Journal of Health Care for the Poor and Underserved
Volume 11, Number 1, February 2000
pp. 100-110 | 10.1353/hpu.2010.0557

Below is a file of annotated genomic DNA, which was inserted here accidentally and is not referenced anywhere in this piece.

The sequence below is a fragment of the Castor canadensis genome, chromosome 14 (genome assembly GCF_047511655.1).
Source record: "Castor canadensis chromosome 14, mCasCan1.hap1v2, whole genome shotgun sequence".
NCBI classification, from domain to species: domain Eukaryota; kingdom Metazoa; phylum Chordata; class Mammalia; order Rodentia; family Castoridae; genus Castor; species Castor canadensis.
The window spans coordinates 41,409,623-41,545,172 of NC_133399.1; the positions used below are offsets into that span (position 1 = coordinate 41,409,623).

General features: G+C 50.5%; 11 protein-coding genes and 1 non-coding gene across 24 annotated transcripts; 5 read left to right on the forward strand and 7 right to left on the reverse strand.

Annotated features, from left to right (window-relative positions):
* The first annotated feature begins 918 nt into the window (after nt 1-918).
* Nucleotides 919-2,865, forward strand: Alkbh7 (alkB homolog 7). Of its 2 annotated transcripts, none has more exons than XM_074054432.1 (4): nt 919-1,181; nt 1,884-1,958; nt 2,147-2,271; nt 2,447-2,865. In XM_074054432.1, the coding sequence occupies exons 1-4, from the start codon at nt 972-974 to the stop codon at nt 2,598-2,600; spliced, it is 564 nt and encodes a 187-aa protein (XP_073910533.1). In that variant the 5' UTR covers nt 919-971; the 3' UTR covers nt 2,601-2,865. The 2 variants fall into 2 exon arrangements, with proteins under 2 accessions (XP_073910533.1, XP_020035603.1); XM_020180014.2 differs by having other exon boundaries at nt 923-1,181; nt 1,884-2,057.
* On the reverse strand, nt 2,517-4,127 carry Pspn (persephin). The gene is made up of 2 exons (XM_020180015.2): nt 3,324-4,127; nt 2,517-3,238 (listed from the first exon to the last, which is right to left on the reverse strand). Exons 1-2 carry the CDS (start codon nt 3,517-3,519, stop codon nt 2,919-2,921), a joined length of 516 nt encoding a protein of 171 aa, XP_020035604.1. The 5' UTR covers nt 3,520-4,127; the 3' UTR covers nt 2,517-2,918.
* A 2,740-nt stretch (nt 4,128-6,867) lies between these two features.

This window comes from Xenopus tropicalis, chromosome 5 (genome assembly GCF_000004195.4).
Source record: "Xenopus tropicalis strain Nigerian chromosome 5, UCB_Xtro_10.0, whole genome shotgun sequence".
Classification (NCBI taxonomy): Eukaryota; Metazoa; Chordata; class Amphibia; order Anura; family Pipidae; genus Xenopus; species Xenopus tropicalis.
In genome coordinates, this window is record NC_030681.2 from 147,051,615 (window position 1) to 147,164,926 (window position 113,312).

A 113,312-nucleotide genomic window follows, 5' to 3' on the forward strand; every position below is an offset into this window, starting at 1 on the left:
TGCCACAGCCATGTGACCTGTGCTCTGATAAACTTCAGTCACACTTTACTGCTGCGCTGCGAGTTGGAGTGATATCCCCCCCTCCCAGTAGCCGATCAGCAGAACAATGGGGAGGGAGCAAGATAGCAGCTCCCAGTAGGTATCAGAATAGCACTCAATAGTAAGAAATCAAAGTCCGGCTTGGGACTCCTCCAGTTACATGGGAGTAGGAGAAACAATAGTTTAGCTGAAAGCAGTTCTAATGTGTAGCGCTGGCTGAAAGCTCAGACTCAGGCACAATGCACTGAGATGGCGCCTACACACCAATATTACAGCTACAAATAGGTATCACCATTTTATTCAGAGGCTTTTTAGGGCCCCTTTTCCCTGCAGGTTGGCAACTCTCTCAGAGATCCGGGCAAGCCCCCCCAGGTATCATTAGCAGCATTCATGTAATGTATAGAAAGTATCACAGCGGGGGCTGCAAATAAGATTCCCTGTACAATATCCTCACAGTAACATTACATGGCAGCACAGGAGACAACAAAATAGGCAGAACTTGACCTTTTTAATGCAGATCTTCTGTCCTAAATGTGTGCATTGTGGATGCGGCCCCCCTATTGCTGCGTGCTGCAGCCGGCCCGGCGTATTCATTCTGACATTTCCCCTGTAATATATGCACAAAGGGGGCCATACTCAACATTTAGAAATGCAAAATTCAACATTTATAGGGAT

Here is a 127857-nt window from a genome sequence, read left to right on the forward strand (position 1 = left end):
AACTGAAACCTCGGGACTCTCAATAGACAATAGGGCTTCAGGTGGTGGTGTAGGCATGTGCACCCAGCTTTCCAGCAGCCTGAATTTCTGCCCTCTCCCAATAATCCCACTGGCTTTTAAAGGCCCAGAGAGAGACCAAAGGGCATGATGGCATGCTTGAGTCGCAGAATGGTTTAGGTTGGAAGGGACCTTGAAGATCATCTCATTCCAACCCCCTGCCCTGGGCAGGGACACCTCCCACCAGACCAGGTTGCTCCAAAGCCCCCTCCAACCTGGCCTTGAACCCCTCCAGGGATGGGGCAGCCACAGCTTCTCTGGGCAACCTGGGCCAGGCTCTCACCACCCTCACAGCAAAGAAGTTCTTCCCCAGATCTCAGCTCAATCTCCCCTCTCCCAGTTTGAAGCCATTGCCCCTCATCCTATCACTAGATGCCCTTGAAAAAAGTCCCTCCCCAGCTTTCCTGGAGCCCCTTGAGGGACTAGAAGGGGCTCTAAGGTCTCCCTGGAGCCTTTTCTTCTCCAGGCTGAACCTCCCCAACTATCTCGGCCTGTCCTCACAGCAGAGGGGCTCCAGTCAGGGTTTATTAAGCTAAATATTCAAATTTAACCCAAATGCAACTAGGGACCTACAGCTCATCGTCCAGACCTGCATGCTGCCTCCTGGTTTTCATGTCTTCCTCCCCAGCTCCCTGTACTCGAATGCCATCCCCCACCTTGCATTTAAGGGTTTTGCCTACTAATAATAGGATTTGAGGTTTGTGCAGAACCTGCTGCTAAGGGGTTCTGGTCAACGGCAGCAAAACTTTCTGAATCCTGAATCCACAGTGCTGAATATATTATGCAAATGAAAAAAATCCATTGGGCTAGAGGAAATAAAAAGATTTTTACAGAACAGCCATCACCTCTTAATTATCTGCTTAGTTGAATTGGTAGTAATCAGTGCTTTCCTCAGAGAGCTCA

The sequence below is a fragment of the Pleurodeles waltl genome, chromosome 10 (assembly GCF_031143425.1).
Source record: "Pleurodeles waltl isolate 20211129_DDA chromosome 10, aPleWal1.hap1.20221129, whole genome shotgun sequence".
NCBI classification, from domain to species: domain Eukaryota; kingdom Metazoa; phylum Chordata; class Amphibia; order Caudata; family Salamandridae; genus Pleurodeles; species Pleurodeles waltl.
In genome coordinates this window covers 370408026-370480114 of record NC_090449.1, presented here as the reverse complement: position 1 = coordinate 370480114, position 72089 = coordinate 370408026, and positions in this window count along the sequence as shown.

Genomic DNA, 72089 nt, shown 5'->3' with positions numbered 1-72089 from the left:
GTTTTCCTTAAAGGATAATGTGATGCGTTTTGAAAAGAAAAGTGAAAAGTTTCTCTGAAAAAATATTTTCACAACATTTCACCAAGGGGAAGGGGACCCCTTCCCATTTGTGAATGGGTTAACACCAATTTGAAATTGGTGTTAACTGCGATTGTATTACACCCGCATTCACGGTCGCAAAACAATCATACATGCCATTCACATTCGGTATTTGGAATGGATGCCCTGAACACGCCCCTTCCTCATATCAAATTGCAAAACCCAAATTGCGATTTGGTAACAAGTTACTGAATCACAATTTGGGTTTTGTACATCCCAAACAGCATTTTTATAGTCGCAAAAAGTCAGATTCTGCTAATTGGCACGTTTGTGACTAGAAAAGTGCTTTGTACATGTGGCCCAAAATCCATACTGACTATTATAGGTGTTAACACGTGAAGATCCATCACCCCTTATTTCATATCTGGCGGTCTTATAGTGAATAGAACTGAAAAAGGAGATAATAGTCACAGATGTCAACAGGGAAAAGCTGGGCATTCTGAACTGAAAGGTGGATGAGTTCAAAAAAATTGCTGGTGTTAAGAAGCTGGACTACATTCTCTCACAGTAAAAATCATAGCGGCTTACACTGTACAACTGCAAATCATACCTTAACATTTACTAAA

Sufficient evidence demonstrates that poverty has a negative effect on the psychological well-being of children, but most research has focused only on white populations. The purpose of this literature review is to gain a better understanding of the positive and negative influences of socioeconomic factors, cultural/ethnic characteristics, and racial differences on the mental health of children. A review of the literature on the influence of race, ethnicity, and poverty on the mental health of children found that (1) children whose parents are in poverty or who have experienced severe economic losses are more likely to report or be reported to have higher rates of depression, anxiety, and antisocial behaviors; and (2) after controlling for socioeconomic status, African Americans, Native Americans, and Hispanics are less likely to report or be reported to have such mental health problems. A theoretical construct for this protective effect is related to cultural factors, such as perceived social support, deep religiosity/spirituality, extended families, and maternal coping strategies as buffers against psychological distress.